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4:55 P.M., WEDNESDAY, NOV. 25, 2009
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INSIDE THE HEAD, HEART OF A BAYLOR LEGEND
(Sneak peek of article written by Gwen Knapp of the San Francisco Chronicle)
The myth begins with tales of Mike Singletary cracking 16 of his college football helmets. It grows every time the 49ers head coach appears on TV, his eyes radiating fierceness, his posture rigid. It seems to be all you need to know about this Texas-bred, Hall of Fame linebacker: The man has a hard head.
So what, then, are these stories about the tears? On a recent afternoon at the 49ers headquarters, the 51-year-old coach remembered being a kid in Houston, crying as he stood by the road outside his broken family's home, trying to envision a better future. Watching the cars go by, he told himself, "One day, I'm going to be somebody."
He remembered returning to football in 2003, ending an 11-year hiatus that he took to help rear his seven children. On his first day as a Baltimore Ravens assistant, he says, he smelled the grass and the sweat, and his eyes welled up behind his sunglasses.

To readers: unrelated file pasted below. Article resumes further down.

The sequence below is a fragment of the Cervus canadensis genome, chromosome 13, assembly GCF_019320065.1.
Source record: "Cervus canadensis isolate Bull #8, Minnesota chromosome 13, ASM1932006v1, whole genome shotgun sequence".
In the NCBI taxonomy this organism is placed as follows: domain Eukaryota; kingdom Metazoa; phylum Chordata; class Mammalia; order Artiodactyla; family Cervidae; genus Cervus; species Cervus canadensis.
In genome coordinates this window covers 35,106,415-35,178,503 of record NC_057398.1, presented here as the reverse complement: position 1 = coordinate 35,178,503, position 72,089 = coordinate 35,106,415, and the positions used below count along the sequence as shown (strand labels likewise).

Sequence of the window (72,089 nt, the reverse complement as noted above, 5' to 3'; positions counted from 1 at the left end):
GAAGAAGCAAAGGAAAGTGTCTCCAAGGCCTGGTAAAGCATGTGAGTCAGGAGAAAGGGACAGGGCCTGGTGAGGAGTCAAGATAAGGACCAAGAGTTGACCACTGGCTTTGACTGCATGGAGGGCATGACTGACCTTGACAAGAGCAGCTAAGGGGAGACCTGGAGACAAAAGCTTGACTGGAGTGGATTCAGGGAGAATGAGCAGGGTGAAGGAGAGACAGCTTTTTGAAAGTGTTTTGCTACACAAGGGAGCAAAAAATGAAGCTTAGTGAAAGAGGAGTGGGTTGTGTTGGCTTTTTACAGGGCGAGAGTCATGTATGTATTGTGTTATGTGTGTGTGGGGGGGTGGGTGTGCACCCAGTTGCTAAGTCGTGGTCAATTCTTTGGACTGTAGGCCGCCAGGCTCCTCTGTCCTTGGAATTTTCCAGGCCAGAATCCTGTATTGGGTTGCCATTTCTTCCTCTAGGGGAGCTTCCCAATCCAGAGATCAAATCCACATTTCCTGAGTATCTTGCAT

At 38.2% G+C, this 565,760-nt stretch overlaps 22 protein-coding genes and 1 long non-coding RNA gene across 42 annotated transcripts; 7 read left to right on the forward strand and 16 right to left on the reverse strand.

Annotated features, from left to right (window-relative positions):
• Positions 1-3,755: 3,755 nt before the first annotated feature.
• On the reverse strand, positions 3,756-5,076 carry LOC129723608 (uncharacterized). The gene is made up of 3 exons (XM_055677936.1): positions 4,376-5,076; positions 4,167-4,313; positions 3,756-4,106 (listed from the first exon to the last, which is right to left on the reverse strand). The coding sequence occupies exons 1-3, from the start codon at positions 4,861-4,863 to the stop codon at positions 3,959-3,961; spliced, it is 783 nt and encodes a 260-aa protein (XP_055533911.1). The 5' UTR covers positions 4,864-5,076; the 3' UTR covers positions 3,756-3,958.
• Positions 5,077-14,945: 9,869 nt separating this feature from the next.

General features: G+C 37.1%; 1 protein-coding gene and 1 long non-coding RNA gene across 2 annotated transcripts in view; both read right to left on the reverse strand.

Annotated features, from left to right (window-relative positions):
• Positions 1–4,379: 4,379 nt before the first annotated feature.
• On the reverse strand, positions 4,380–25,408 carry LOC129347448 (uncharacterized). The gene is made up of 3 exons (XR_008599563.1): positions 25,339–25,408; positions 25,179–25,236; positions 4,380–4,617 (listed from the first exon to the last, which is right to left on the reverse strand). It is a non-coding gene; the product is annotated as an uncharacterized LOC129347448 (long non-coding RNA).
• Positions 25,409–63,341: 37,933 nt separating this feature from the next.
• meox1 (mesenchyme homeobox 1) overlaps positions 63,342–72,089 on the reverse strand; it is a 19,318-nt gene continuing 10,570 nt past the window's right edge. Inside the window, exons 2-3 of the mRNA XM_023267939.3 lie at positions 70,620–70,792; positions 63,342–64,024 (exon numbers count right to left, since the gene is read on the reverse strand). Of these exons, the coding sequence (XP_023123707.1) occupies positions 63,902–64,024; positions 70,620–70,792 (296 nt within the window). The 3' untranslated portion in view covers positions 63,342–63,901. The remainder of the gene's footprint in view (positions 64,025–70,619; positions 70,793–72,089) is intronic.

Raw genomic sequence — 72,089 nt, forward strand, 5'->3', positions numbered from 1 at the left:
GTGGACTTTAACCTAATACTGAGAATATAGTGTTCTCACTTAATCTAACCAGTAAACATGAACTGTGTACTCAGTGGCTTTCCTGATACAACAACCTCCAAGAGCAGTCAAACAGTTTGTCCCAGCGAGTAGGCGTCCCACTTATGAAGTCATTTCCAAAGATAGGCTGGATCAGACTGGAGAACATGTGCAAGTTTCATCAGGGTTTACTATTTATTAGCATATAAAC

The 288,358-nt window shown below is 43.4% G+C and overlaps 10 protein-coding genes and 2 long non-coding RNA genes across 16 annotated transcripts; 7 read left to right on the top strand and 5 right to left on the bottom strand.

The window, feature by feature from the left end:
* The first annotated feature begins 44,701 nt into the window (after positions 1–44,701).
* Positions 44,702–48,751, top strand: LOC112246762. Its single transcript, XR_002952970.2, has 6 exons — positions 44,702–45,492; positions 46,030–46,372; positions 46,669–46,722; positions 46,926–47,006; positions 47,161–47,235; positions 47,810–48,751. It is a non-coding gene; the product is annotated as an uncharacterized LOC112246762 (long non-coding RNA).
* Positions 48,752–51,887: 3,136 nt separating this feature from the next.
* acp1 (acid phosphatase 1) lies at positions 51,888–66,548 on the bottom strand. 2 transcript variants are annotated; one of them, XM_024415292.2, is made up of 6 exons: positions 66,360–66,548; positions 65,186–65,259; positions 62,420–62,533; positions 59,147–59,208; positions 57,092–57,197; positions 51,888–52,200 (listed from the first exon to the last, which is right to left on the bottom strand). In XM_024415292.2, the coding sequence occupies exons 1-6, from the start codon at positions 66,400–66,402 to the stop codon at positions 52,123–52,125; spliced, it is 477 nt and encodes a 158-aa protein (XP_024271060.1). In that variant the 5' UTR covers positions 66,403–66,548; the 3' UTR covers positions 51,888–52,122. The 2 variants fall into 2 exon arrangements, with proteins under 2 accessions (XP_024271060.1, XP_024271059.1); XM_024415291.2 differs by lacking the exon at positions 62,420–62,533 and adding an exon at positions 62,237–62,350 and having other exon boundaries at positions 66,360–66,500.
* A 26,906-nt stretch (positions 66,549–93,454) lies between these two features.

"He cries a lot," says Kim Singletary, his wife of 25 years. "I know it shatters the perceptions."
The myth isn't false; it's just incomplete. It sits alongside a sentimental dreamer, whose wife has told him not to bury his face in a book when they have company. He's a throwback who, when inducted into the Pro Football Hall of Fame in 1998, busted tradition as if it were one of his Baylor helmets. Instead of choosing a former coach or teammate as his presenter, he tapped Kim, the only wife ever to deliver an introductory speech at the ceremonies.
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